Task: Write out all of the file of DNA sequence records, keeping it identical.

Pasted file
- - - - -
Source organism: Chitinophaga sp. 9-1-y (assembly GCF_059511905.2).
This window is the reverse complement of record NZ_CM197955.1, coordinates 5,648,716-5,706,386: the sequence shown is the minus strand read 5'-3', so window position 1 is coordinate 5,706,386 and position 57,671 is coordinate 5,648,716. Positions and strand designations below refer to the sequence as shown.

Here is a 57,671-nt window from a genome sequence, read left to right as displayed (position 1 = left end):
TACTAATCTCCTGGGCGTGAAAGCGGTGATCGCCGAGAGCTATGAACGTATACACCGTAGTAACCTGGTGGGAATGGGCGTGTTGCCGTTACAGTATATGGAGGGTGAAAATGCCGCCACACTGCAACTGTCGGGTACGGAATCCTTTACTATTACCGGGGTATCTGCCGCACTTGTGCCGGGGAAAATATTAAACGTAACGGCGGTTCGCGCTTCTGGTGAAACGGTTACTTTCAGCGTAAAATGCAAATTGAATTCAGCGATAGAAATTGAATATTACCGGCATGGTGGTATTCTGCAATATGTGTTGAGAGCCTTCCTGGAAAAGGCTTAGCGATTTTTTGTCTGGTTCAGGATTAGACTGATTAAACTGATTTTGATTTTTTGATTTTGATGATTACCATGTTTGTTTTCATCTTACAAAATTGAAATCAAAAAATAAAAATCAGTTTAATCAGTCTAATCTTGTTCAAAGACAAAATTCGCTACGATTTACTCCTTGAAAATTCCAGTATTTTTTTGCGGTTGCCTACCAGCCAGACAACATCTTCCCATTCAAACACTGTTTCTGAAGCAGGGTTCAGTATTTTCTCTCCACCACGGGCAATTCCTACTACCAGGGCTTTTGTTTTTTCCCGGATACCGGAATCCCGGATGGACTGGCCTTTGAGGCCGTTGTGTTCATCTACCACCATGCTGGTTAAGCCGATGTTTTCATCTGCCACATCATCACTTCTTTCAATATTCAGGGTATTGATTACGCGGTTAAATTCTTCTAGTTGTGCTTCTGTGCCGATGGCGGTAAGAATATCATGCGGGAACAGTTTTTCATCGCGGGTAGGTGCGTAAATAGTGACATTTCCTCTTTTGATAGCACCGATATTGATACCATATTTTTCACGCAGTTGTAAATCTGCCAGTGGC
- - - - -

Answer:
Source organism: Chitinophaga sp. 9-1-y (assembly GCF_059511905.2).
This window is the reverse complement of record NZ_CM197955.1, coordinates 5,648,716-5,706,386: the sequence shown is the minus strand read 5'-3', so window position 1 is coordinate 5,706,386 and position 57,671 is coordinate 5,648,716. Positions and strand designations below refer to the sequence as shown.

Here is a 57,671-nt window from a genome sequence, read left to right as displayed (position 1 = left end):
TACTAATCTCCTGGGCGTGAAAGCGGTGATCGCCGAGAGCTATGAACGTATACACCGTAGTAACCTGGTGGGAATGGGCGTGTTGCCGTTACAGTATATGGAGGGTGAAAATGCCGCCACACTGCAACTGTCGGGTACGGAATCCTTTACTATTACCGGGGTATCTGCCGCACTTGTGCCGGGGAAAATATTAAACGTAACGGCGGTTCGCGCTTCTGGTGAAACGGTTACTTTCAGCGTAAAATGCAAATTGAATTCAGCGATAGAAATTGAATATTACCGGCATGGTGGTATTCTGCAATATGTGTTGAGAGCCTTCCTGGAAAAGGCTTAGCGATTTTTTGTCTGGTTCAGGATTAGACTGATTAAACTGATTTTGATTTTTTGATTTTGATGATTACCATGTTTGTTTTCATCTTACAAAATTGAAATCAAAAAATAAAAATCAGTTTAATCAGTCTAATCTTGTTCAAAGACAAAATTCGCTACGATTTACTCCTTGAAAATTCCAGTATTTTTTTGCGGTTGCCTACCAGCCAGACAACATCTTCCCATTCAAACACTGTTTCTGAAGCAGGGTTCAGTATTTTCTCTCCACCACGGGCAATTCCTACTACCAGGGCTTTTGTTTTTTCCCGGATACCGGAATCCCGGATGGACTGGCCTTTGAGGCCGTTGTGTTCATCTACCACCATGCTGGTTAAGCCGATGTTTTCATCTGCCACATCATCACTTCTTTCAATATTCAGGGTATTGATTACGCGGTTAAATTCTTCTAGTTGTGCTTCTGTGCCGATGGCGGTAAGAATATCATGCGGGAACAGTTTTTCATCGCGGGTAGGTGCGTAAATAGTGACATTTCCTCTTTTGATAGCACCGATATTGATACCATATTTTTCACGCAGTTGTAAATCTGCCAGTGGC